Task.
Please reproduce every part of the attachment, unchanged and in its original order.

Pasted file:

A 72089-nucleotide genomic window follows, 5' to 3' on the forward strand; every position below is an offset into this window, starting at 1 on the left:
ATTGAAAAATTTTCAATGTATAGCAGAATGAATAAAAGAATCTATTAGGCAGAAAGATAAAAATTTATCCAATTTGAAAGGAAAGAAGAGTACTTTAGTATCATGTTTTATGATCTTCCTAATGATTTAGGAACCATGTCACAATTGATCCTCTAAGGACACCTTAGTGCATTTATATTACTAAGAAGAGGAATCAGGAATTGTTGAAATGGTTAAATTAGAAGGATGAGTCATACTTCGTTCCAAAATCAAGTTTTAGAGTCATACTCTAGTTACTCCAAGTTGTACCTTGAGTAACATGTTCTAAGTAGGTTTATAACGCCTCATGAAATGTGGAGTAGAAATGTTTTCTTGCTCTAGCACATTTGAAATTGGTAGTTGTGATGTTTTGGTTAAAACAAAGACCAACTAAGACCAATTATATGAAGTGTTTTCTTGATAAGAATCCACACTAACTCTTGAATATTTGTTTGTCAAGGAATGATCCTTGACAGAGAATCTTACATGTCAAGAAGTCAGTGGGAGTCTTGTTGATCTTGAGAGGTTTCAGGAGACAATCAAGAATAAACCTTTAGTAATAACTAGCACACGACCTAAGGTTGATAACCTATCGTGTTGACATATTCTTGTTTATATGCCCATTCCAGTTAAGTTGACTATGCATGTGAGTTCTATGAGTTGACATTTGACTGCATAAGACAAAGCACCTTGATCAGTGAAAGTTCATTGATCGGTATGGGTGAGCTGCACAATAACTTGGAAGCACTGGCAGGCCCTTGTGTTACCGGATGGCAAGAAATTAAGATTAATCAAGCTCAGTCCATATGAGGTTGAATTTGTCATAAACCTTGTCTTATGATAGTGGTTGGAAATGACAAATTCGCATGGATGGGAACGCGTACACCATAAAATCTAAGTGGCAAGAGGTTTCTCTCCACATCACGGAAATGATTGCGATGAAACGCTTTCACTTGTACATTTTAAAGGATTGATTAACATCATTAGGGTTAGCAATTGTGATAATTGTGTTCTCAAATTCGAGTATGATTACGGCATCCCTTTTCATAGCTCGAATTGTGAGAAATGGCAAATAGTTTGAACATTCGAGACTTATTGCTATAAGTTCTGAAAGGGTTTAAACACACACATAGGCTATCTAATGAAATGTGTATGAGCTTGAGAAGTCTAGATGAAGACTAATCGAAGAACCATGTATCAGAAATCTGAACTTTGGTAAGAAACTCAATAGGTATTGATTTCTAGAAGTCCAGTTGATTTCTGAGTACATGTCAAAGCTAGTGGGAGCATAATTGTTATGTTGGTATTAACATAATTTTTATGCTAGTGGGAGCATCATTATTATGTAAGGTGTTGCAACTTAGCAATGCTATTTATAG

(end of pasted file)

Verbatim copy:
A 72089-nucleotide genomic window follows, 5' to 3' on the forward strand; every position below is an offset into this window, starting at 1 on the left:
ATTGAAAAATTTTCAATGTATAGCAGAATGAATAAAAGAATCTATTAGGCAGAAAGATAAAAATTTATCCAATTTGAAAGGAAAGAAGAGTACTTTAGTATCATGTTTTATGATCTTCCTAATGATTTAGGAACCATGTCACAATTGATCCTCTAAGGACACCTTAGTGCATTTATATTACTAAGAAGAGGAATCAGGAATTGTTGAAATGGTTAAATTAGAAGGATGAGTCATACTTCGTTCCAAAATCAAGTTTTAGAGTCATACTCTAGTTACTCCAAGTTGTACCTTGAGTAACATGTTCTAAGTAGGTTTATAACGCCTCATGAAATGTGGAGTAGAAATGTTTTCTTGCTCTAGCACATTTGAAATTGGTAGTTGTGATGTTTTGGTTAAAACAAAGACCAACTAAGACCAATTATATGAAGTGTTTTCTTGATAAGAATCCACACTAACTCTTGAATATTTGTTTGTCAAGGAATGATCCTTGACAGAGAATCTTACATGTCAAGAAGTCAGTGGGAGTCTTGTTGATCTTGAGAGGTTTCAGGAGACAATCAAGAATAAACCTTTAGTAATAACTAGCACACGACCTAAGGTTGATAACCTATCGTGTTGACATATTCTTGTTTATATGCCCATTCCAGTTAAGTTGACTATGCATGTGAGTTCTATGAGTTGACATTTGACTGCATAAGACAAAGCACCTTGATCAGTGAAAGTTCATTGATCGGTATGGGTGAGCTGCACAATAACTTGGAAGCACTGGCAGGCCCTTGTGTTACCGGATGGCAAGAAATTAAGATTAATCAAGCTCAGTCCATATGAGGTTGAATTTGTCATAAACCTTGTCTTATGATAGTGGTTGGAAATGACAAATTCGCATGGATGGGAACGCGTACACCATAAAATCTAAGTGGCAAGAGGTTTCTCTCCACATCACGGAAATGATTGCGATGAAACGCTTTCACTTGTACATTTTAAAGGATTGATTAACATCATTAGGGTTAGCAATTGTGATAATTGTGTTCTCAAATTCGAGTATGATTACGGCATCCCTTTTCATAGCTCGAATTGTGAGAAATGGCAAATAGTTTGAACATTCGAGACTTATTGCTATAAGTTCTGAAAGGGTTTAAACACACACATAGGCTATCTAATGAAATGTGTATGAGCTTGAGAAGTCTAGATGAAGACTAATCGAAGAACCATGTATCAGAAATCTGAACTTTGGTAAGAAACTCAATAGGTATTGATTTCTAGAAGTCCAGTTGATTTCTGAGTACATGTCAAAGCTAGTGGGAGCATAATTGTTATGTTGGTATTAACATAATTTTTATGCTAGTGGGAGCATCATTATTATGTAAGGTGTTGCAACTTAGCAATGCTATTTATAG